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Vote buying integral to electoral exercise Duterte says

MANILA (Agencies): On May 13, the day the Philippines went to polls for its mid-term elections, the president, Rodrigo Duterte, said vote buying is an “integral” part of the country’s electoral exercise. He excused it as just politicians paying the fare of local leaders who are helping ensure votes for them in a locality, according a May 16 report from UCAN
However, in the wake of allegations of vote buying and ballot-counting machine irregularities, during the country’s recent mid-term elections, Father Edwin Gariguez, executive secretary of National Secretariat for Social Action (NSSA), the social action arm of the Catholic Bishops’ Conference of the Philippines,(CBCP) said, “We demand an independent and impartial investigation of the alleged fraud and manipulation of automated canvassing by the (Commission on Elections).”
In response to misreporting in local media, the head of the bishop’s conference, Archbishop Romulo Valles of Davao, stated on May 17 that Church leaders had not issued any call or made any demands.
“If that kind of news is circulating—that the CBCP has made such a call—that is again pure fake news,” the archbishop said in a statement.
Father Gariguez, who had expressed support for opposition candidates before the election, said his call had nothing to do with his political preferences.
Commission on Elections spokesperson, James Jimenez, called the allegations “100 per cent speculative.” 
However, Poll watchdog, Kontra Daya, claimed that this year’s elections were the “worst ever” due to numerous errors with vote-counting machines and “rampant vote buying.”
UCAN reported that professor Danilo Arao, convenor of the election watchdog, said election officials seemed not to regard voting “as a sacred process wherein even just one vote being miscounted should be a cause for concern.”
Arao accused the poll body of “downplaying” issues and complaints raised by some sectors. However, he, pointed out that the reasons why people sell their votes has to be understood. “We have to look at vote buying and vote selling within the context of poverty,” he said. 
Meanwhile, youth groups held what they called a Black Friday Protest on May 17 denouncing what they described was an “ongoing campaign to magically rig the elections in the administration’s favour.”
Sarah Elago of the group, Kabataan (youth), said they had received “a multitude of reports questioning the authenticity of the May 13 elections.”
Among the complaints were alleged partisan campaigning by police and military groups, errors and anomalies during the conduct of the elections, and a lack of transparency in the counting of votes, among others.
On May 22, CNN Philippines reported that the Commission on Elections had finally issued an official proclamation of the poll winners—after two postponements. The commission blamed the delays on a “bottleneck” caused by an avalanche of data from the regions hours after the conduct of the elections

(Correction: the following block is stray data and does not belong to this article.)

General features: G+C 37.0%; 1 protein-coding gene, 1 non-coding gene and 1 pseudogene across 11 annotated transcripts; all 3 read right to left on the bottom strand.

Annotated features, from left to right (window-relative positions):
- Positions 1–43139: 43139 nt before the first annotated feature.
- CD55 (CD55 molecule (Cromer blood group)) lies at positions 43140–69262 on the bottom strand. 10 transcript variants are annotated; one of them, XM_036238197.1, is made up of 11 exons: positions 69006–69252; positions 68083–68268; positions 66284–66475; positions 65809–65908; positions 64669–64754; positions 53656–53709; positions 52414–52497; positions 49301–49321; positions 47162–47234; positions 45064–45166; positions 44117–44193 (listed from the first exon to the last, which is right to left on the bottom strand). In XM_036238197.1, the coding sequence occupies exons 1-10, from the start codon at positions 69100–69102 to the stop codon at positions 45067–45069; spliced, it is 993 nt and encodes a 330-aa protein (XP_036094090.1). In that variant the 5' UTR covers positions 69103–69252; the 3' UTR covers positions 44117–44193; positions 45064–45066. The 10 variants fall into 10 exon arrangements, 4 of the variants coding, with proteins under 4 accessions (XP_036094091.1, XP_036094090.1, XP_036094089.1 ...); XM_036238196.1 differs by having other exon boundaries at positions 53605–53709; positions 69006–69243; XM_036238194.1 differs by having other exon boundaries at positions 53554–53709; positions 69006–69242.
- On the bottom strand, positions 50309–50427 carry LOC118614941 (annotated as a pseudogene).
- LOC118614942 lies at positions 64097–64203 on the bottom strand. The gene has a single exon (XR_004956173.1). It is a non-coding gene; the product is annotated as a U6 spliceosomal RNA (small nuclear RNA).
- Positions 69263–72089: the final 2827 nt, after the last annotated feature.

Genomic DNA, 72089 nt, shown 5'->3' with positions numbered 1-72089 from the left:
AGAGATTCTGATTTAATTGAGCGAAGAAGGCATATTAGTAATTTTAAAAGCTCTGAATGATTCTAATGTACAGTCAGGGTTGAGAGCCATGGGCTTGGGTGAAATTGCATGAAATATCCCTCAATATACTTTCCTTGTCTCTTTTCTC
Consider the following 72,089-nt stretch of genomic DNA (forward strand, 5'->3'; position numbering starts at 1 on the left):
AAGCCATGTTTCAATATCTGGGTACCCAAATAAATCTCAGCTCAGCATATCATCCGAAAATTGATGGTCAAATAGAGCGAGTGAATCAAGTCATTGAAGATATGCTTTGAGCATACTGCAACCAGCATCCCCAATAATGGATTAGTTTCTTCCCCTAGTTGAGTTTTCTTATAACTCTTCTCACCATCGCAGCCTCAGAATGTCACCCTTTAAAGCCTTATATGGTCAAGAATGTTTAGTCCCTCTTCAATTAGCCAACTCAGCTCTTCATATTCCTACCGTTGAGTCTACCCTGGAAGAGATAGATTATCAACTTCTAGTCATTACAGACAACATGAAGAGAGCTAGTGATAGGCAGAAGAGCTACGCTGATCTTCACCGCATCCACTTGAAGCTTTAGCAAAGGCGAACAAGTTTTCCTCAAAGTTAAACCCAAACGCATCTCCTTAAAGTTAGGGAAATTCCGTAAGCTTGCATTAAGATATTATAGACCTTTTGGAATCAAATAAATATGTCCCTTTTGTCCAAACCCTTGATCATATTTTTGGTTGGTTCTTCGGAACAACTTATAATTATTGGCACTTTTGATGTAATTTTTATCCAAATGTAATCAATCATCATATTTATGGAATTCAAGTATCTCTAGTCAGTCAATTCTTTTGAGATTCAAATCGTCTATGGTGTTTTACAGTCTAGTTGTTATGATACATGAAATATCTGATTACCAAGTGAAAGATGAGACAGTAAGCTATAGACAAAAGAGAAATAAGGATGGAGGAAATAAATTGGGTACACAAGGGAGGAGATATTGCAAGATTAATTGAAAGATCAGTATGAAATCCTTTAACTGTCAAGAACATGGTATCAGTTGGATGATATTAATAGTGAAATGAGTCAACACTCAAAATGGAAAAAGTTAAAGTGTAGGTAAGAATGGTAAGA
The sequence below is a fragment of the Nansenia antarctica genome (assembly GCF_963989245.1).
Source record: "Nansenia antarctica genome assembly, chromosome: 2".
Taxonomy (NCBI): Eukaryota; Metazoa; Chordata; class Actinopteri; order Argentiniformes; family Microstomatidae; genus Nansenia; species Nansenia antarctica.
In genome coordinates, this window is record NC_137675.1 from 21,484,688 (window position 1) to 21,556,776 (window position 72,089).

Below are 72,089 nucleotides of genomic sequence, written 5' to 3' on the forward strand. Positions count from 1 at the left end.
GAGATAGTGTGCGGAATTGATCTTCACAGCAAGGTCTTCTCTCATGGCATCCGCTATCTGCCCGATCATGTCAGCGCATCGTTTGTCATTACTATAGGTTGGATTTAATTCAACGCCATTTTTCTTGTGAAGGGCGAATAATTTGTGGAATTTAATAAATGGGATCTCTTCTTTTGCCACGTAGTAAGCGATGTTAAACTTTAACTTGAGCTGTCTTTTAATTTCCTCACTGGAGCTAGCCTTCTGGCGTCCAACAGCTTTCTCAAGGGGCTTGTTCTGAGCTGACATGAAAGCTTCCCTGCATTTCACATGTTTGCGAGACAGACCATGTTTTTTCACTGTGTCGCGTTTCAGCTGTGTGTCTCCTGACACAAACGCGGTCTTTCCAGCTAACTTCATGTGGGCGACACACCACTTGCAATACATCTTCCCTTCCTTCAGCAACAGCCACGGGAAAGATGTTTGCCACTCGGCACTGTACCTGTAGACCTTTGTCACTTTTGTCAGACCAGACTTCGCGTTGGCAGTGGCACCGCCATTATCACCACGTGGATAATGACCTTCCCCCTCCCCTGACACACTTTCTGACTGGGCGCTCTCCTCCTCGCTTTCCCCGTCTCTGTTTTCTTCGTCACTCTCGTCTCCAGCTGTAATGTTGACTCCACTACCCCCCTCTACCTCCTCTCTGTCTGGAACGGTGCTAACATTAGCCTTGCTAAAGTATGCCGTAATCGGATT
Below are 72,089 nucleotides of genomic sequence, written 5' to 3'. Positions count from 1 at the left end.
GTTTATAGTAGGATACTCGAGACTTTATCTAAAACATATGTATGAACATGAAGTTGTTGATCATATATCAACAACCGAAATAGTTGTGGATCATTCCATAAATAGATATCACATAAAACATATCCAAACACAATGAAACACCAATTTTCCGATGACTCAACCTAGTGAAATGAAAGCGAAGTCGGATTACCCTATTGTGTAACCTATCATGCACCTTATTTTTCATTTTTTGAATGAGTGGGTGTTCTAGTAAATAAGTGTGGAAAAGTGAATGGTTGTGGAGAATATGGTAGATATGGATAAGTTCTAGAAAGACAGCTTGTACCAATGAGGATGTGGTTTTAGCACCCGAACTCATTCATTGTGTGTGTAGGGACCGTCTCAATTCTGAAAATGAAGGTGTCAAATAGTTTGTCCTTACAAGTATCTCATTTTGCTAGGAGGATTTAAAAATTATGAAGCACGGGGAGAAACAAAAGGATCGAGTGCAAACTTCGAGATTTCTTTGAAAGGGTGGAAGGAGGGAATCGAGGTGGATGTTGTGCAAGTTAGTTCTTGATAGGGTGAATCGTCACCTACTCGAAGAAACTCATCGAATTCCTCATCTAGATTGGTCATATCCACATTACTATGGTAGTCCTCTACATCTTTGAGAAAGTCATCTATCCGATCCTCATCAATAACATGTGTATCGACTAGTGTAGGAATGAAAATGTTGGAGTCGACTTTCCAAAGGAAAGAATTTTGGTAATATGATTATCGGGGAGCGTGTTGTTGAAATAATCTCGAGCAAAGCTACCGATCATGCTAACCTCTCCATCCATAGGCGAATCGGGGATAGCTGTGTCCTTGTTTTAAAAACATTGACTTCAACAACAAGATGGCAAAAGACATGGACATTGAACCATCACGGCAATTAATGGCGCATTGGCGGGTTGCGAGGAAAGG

However, the Parish Pastoral Council for Responsible Voting called on the poll body to explain the delay amid calls to suspend the declaration of winners. 
The faith-based group, Philippine Misereor Partnership Inc, had earlier joined calls for an independent probe into technical glitches that marred the elections, fuelling suspicions of fraud.
“We will not rest until a proper investigation of these allegations of a fraudulent election and conspiracy is initiated,” a statement from the group read.
Myla Villanueva, chairperson of the Parish Pastoral Council for Responsible Voting, said, “The (council) will not stop” seeking the truth over what happened.
Asked on May 20 whether the Church-based watchdog detected fraud during the count, Villanueva said, “We matched all we matched. Please draw your own conclusions from that.”
Losing opposition candidates, condemned what they described as the “government’s rigging” of the elections and called streets protests.
“A strong feeling of dissatisfaction is currently felt by the nation as this government once again trampled upon our democratic rights,” read a statement from the so-called nationalist bloc.
It cited “massive reports of errors and malfunctions” of the automated elections system accompanied by widespread vote buying, and the use of government resources to favour administration candidates.
“Given all of these, the 2019 election results are far from credible and certainly tainted with fraud,” it added.
Meanwhile, CNN reported on May 15, that Duterte’s family looked set to consolidate its dynastic hold on Davao City, with incumbent mayor, Sara Duterte, the president’s daughter, being returned to office while her brother, Sebastian, won—unopposed—the vice mayorship. Older brother Paolo was headed for a seat in the House of Representatives.
The May 13 elections marked the fourth time the country has used automated balloting.

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